II. Understanding the Role of Managed Public Wi-Fi in Smartphone User Experience sponsored by Mobidia

Mobidia regularly puts out compelling research about the mobile space. Much of the data for their research comes from the reams of rich data they acquire through their My Data Manager mobile usage analysis application. This year they teamed up with telecommunications research firm Informa to produce comprehensive report about public vs private wifi usage patterns.

As mentioned in the report, investment in public wifi (hotspots) saw unprecedented levels of investment in 2012.  Some of this investment has come from telcos, but a good chunk has come from big tech giants such as Google and Skype and, increasingly, startups such as Wavespot, Instabridge and PurpleWiFi,  The big takeaway is the regardless of all this investment and entry of newer, innovative players, public wifi adoption has been slow to take-off. Currently, almost all users (globally at around +90%) still heavily rely on private or unmanaged or self-provisioned public Wi-Fi hotspots,  This trend is pretty consistent around the world where in most countries, with perhaps the exception of Thailand where it’s a bit higher, the use of public wifi only accounts for a max of 5% of all wifi traffic.  As we well know in France, these ‘hotspots’ are notoriously unreliable, too localised and are plagued with security issues.  in addition, these hotspots are often operator specific which adds an additional barrier to consumers getting on board. So, it’s not a shock that public wifi has been so slow to take hold.  There’s definitely a need there, but apparently a lot of more work to be done until pubic wifi becomes ubiquitous.

The report is pretty dense with lots of good facts and figures, so you can download the full report here.  You can also take a look at Mobidia’s blog as they regularly post new mobile market insights and data there.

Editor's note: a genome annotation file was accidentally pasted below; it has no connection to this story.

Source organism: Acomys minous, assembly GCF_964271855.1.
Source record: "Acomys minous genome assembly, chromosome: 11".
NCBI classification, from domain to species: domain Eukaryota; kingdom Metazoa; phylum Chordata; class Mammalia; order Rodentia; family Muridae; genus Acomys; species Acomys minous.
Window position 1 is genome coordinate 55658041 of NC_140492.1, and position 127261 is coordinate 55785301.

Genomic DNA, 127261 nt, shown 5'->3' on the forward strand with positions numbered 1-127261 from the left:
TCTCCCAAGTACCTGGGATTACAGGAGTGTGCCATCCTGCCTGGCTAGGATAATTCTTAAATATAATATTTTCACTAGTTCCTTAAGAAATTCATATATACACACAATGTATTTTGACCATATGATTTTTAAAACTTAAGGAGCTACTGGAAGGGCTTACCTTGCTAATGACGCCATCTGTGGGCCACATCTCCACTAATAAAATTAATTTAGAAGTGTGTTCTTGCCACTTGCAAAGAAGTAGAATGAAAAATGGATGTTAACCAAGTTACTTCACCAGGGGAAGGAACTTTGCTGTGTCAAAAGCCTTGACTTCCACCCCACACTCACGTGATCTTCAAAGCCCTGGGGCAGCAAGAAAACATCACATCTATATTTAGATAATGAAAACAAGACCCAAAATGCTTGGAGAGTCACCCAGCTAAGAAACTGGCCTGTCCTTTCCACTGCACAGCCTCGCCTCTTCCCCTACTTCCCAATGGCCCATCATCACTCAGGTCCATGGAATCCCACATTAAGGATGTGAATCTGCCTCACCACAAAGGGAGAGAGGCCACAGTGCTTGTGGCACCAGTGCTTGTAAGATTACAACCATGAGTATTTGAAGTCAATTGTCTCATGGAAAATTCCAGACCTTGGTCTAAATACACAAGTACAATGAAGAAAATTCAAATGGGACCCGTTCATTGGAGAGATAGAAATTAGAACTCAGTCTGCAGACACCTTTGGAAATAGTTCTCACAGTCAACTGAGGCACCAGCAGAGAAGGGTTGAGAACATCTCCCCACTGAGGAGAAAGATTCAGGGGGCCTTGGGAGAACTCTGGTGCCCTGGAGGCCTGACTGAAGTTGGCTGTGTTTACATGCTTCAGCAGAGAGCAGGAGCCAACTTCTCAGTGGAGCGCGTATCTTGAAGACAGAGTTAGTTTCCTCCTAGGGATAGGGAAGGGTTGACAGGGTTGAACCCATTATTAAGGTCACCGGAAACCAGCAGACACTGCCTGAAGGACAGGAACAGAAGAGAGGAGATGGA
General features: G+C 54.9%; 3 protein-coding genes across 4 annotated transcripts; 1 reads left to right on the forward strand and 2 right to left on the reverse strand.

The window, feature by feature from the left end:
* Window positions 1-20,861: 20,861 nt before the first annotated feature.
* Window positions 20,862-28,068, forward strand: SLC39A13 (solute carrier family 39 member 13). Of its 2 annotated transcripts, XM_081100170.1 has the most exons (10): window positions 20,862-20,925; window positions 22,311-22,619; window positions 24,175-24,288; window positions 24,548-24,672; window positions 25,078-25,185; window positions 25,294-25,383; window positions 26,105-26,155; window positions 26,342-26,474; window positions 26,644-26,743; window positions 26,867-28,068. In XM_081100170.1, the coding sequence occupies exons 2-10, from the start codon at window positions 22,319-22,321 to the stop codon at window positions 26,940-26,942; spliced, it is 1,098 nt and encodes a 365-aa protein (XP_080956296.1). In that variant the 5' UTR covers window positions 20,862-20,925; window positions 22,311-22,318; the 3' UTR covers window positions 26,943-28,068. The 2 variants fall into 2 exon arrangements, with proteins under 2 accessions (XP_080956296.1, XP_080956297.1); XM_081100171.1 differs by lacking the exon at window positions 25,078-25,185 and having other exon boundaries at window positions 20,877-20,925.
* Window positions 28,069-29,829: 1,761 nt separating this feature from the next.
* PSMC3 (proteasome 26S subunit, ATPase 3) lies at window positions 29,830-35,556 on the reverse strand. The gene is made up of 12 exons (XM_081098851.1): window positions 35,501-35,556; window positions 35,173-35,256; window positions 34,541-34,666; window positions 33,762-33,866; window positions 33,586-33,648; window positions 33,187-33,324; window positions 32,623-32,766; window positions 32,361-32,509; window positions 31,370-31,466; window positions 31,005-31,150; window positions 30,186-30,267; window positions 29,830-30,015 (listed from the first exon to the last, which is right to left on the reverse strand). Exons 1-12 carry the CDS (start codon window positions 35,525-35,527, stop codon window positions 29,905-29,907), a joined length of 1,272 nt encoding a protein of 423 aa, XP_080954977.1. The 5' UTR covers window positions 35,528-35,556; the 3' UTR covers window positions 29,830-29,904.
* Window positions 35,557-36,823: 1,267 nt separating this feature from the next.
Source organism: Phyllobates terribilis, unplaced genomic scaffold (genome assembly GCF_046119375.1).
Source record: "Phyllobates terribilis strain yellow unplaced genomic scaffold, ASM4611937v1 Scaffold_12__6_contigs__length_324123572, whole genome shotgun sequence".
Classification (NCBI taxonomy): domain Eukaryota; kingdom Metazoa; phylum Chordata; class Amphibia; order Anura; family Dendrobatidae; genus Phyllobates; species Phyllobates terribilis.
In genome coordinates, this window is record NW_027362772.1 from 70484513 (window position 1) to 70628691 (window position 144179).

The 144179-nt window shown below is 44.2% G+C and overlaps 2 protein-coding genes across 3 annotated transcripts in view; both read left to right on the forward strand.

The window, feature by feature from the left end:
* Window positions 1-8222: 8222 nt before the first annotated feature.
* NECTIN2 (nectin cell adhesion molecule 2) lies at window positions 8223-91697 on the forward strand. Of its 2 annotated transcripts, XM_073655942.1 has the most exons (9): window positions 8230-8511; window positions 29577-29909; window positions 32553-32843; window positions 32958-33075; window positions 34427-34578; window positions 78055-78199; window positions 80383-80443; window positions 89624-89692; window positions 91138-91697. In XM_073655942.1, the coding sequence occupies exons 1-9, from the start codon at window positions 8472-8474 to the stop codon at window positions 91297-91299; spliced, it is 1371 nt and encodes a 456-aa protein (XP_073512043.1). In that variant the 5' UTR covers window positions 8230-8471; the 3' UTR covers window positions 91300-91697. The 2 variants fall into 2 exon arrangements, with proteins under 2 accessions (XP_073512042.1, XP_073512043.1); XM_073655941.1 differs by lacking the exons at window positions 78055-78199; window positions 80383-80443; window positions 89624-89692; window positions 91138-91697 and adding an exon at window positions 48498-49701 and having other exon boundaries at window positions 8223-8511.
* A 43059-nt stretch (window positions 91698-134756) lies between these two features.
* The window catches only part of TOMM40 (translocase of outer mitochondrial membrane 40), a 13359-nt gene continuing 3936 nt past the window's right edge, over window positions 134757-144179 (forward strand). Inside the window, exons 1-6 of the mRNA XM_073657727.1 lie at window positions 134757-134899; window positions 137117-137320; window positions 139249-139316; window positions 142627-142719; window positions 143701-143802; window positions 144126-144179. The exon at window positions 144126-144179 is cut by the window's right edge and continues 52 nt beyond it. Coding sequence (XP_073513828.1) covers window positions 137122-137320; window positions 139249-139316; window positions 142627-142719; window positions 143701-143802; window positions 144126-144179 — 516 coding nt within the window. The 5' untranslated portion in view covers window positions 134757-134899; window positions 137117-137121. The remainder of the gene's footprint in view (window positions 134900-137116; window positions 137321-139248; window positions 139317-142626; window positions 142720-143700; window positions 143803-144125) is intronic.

III. 3 key points about mobile in 2013 infographic by Smart + Ad Server

French ad service solutions company Smart + Ad released a nice infographic highlighting some key data trends. The three most interesting tidbits were:

Mobile traffic will equal that of desktop traffic in 2013 in key content categories:  Traffic from premium data publishers in sports and news, where traffic from mobile was just 11% in 2011, is expected to show an even split between these two categories in 2013.  It’s not a stretch to assume that mobile content will surpass desktop in 2014

In France, premium content on mobile is accessed primarily via apps:  Some 76% of premium content is accessed via apps in France (vs the mobile web).  This is in stark contrast to other markets, such as Germany, Brazil and the US, where a majority of mobile content is accessed via the mobile web

Samsung Galaxy and the iPhone account for the vast majority of ad impressions on  the mobile web:  These two alone make up 60%, while the other 4k types of devices available account for the remainder. In addition, android devices pulled past iOS last year in terms ad impressions, gaining 17 points since o2011

You can check out Smart + Ad’s infographic here.